BEFORE THE WORKERS' COMPENSATION BOARD OF



                          THE STATE OF OREGON



                           HEARINGS DIVISION



Oregon Occupational Safety &

        Health Division			)  Docket No: SH91278

	Plaintiff			)  Citation No. P679505991

TRUAX CORPORATION Defendant		)  OPINION AND ORDER



A hearing in the above captioned case was held in Salem, Oregon
on February 11, 1992 before the undersigned referee. The court
reporting service was Business Support Services. The Oregon
Occupational Safety & Health Division of the Department of
Insurance and Finance (hereinafter OROSHA) was represented by
Barry Elwell, a law student certified to appear in this case
pursuant to the Oregon Supreme Court's law student appearance
rules and pursuant to the consent of his supervising attorney,
Norman Kelley, Assistant Attorney General. The employer, Truax
Corporation, was represented by its attorney, Craig Crispin.



This is a contested case under the Oregon Safe Employment Act.
The employer has appealed a citation issued by OROSHA on July
11, 1991 which cited it for allegedly violating three standards 
OAR 437-127-015(1), 437-127-020(1), and 437-40-045(2)(a) 
promulgated by the Director of the Department of Insurance and
Finance pursuant to the Director's authority under the Oregon
Safe Employment Act (ORS Chapter 654). At the hearing the
employer advised that it was challenging Items 1-1 and 1-3 in
the citation only with respect to whether a violation occurred
and that it was challenging Item 1-2 with respect to both the
occurrence of a violation and the correctness of the penalty
amount.



Following the hearing the record was kept open for the
submission by counsel of certain case decisions pertinent to the
issues in this matter, and for the receipt of a transcript of
the testimony. The last of these materials was received on
February 27, 1992 and the record was closed at that time.



                        FINDINGS OF FACT



Truax Corporation (hereinafter, the employer) is a business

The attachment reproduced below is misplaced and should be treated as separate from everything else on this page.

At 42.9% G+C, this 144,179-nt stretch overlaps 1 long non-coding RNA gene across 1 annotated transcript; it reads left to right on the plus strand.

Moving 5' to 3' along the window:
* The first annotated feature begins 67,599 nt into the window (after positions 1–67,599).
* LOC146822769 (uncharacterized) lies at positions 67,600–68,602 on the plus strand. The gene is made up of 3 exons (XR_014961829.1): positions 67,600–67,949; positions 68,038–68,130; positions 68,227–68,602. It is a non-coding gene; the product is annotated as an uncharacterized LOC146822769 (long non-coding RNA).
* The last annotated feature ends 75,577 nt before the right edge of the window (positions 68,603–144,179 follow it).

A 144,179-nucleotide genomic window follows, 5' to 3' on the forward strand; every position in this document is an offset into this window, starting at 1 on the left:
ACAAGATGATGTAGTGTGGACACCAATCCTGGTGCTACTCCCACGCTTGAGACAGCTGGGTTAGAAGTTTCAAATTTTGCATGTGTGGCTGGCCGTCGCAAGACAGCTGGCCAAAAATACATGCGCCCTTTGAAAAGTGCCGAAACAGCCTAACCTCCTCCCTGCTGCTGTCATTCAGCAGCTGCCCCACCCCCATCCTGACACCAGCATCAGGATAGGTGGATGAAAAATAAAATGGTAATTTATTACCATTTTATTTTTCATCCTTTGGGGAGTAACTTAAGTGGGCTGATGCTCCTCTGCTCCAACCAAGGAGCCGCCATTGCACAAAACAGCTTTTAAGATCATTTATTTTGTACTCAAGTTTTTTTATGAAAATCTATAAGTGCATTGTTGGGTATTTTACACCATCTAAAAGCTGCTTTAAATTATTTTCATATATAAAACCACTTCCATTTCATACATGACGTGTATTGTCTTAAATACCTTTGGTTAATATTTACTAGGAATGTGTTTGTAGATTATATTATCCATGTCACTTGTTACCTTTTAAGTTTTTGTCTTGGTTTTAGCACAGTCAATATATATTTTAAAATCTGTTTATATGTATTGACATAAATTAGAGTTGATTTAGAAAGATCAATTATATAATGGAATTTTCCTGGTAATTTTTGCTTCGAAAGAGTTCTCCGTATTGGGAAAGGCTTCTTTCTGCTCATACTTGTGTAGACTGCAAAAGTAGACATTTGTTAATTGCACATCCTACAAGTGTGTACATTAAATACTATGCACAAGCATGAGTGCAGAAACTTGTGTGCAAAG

which operates retail gasoline stations at approximately 50
locations in Oregon. It has about 200 employees. It is a
closelyheld corporation. The upper management is made up of John
Truax, the owner and president, and Herbert Rowley, the
vicepresident. The employer has three area supervisors, who are
responsible for the individual stations within their area. Their
duties include hiring and firinq and carrying out the policies
of the employer.



On June 19, 1991 Jeff Pfeifer, a safety compliance officer with
OROSHA, inspected the employer's station located at 1503 N.
Riverside in Medford. In the course of his inspection Pfeifer
found that the following items were not contained in the
station's first aid kit: eight 3" x 3" gauze pads, two 8" x 10"
gauze pads, one triangular bandage, one blanket or its
equivalent, and a soap and water solution or moistened
towelettes for cleaning wounds. Pfeifer also determined that the
station had no qualified first aid person available at the site
and that no safety committee had been established at the site.



Based upon the information obtained by Pfeifer during his June
19, 1991 inspection, OROSHA issued a citation to the employer on
July 11, 1991, citing it for allegedly violating three separate
standards in the Oregon Occupational Safety and Health Code: 
OAR 437-127-015(1), 437-127-020(1), and 437-40-045(2)(a).



At the time of Pfeifer's inspection on June 19, 1991 the
employer's station on N. Riverside was located about one mile
from Providence Hospital, which has an emergency room. It takes
approximately 25 minutes to drive from the station to the
hospital.



At the time of Pfeifer's June 19, 1991 inspection the employer's
station on N. Riverside in Medford did not have both management
and workers at the site, did not have control over a portion of
the employer's budget, and did not have the ability to take
action on recommendations made by a safety committee. Rather,
the station, like the employer's numerous other stations
throughout Oregon, was a satellite location for which the